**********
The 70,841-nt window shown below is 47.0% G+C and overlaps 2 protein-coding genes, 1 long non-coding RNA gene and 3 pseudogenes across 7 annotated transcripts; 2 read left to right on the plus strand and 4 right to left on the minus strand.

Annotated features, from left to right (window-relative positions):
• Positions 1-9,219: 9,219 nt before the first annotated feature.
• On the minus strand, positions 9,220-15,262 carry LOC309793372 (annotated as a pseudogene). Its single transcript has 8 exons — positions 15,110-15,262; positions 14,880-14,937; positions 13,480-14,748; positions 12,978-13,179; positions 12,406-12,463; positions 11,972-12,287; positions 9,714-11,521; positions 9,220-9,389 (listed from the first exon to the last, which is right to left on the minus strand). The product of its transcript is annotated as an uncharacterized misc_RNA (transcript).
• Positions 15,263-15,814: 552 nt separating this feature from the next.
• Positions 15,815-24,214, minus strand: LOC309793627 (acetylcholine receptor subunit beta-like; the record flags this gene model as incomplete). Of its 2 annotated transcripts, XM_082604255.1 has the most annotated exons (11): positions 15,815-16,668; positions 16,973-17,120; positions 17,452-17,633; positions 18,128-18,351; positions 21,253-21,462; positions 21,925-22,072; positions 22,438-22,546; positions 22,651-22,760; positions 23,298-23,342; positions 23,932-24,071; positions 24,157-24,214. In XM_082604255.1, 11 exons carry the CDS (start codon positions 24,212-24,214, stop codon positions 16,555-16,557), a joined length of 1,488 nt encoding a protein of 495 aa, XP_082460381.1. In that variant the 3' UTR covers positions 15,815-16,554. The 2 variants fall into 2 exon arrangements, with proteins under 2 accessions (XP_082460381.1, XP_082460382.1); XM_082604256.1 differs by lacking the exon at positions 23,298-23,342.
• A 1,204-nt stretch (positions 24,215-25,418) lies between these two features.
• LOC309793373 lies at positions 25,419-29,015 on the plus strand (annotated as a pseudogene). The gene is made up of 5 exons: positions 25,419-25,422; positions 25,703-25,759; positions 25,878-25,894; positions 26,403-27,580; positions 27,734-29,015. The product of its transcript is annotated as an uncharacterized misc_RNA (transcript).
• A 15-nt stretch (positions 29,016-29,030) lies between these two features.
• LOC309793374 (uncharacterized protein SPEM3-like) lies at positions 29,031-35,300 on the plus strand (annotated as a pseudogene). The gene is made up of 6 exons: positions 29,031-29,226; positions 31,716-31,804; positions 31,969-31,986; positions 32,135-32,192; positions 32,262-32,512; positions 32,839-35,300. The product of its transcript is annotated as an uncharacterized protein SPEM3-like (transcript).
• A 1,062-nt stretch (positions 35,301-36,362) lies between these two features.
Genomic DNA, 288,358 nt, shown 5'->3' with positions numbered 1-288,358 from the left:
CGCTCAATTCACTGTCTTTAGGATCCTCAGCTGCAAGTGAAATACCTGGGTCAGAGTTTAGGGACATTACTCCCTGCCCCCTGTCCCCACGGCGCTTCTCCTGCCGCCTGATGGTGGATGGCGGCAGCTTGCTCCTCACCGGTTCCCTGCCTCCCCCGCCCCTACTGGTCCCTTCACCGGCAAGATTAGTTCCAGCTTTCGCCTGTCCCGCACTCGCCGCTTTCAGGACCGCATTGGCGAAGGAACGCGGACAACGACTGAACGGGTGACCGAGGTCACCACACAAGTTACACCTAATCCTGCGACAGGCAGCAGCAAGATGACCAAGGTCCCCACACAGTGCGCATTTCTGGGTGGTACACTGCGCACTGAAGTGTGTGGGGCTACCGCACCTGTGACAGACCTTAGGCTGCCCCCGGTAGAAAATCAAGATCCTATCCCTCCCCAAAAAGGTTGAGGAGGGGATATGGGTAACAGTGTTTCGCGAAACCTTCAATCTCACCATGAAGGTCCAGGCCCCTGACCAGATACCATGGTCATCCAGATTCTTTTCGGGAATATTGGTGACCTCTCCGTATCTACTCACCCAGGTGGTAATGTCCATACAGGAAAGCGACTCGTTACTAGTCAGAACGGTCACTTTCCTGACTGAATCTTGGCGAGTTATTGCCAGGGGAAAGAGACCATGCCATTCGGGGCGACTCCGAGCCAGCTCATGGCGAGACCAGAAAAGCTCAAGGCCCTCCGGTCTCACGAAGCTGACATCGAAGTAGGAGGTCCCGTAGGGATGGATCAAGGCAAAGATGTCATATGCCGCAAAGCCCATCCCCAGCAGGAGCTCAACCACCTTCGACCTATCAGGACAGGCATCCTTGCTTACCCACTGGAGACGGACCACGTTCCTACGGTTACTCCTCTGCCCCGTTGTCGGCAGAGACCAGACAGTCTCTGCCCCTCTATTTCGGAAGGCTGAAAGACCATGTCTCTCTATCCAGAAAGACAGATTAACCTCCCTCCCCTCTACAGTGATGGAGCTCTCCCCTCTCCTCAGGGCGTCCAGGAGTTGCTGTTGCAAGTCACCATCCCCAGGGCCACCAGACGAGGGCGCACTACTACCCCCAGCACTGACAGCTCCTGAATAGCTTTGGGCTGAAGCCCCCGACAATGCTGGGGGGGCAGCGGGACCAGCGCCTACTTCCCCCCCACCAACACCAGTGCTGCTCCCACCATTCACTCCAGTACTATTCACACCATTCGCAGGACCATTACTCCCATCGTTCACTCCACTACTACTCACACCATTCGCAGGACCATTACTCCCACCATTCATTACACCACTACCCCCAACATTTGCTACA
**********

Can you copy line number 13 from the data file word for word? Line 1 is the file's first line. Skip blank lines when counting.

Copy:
CGCTCAATTCACTGTCTTTAGGATCCTCAGCTGCAAGTGAAATACCTGGGTCAGAGTTTAGGGACATTACTCCCTGCCCCCTGTCCCCACGGCGCTTCTCCTGCCGCCTGATGGTGGATGGCGGCAGCTTGCTCCTCACCGGTTCCCTGCCTCCCCCGCCCCTACTGGTCCCTTCACCGGCAAGATTAGTTCCAGCTTTCGCCTGTCCCGCACTCGCCGCTTTCAGGACCGCATTGGCGAAGGAACGCGGACAACGACTGAACGGGTGACCGAGGTCACCACACAAGTTACACCTAATCCTGCGACAGGCAGCAGCAAGATGACCAAGGTCCCCACACAGTGCGCATTTCTGGGTGGTACACTGCGCACTGAAGTGTGTGGGGCTACCGCACCTGTGACAGACCTTAGGCTGCCCCCGGTAGAAAATCAAGATCCTATCCCTCCCCAAAAAGGTTGAGGAGGGGATATGGGTAACAGTGTTTCGCGAAACCTTCAATCTCACCATGAAGGTCCAGGCCCCTGACCAGATACCATGGTCATCCAGATTCTTTTCGGGAATATTGGTGACCTCTCCGTATCTACTCACCCAGGTGGTAATGTCCATACAGGAAAGCGACTCGTTACTAGTCAGAACGGTCACTTTCCTGACTGAATCTTGGCGAGTTATTGCCAGGGGAAAGAGACCATGCCATTCGGGGCGACTCCGAGCCAGCTCATGGCGAGACCAGAAAAGCTCAAGGCCCTCCGGTCTCACGAAGCTGACATCGAAGTAGGAGGTCCCGTAGGGATGGATCAAGGCAAAGATGTCATATGCCGCAAAGCCCATCCCCAGCAGGAGCTCAACCACCTTCGACCTATCAGGACAGGCATCCTTGCTTACCCACTGGAGACGGACCACGTTCCTACGGTTACTCCTCTGCCCCGTTGTCGGCAGAGACCAGACAGTCTCTGCCCCTCTATTTCGGAAGGCTGAAAGACCATGTCTCTCTATCCAGAAAGACAGATTAACCTCCCTCCCCTCTACAGTGATGGAGCTCTCCCCTCTCCTCAGGGCGTCCAGGAGTTGCTGTTGCAAGTCACCATCCCCAGGGCCACCAGACGAGGGCGCACTACTACCCCCAGCACTGACAGCTCCTGAATAGCTTTGGGCTGAAGCCCCCGACAATGCTGGGGGGGCAGCGGGACCAGCGCCTACTTCCCCCCCACCAACACCAGTGCTGCTCCCACCATTCACTCCAGTACTATTCACACCATTCGCAGGACCATTACTCCCATCGTTCACTCCACTACTACTCACACCATTCGCAGGACCATTACTCCCACCATTCATTACACCACTACCCCCAACATTTGCTACA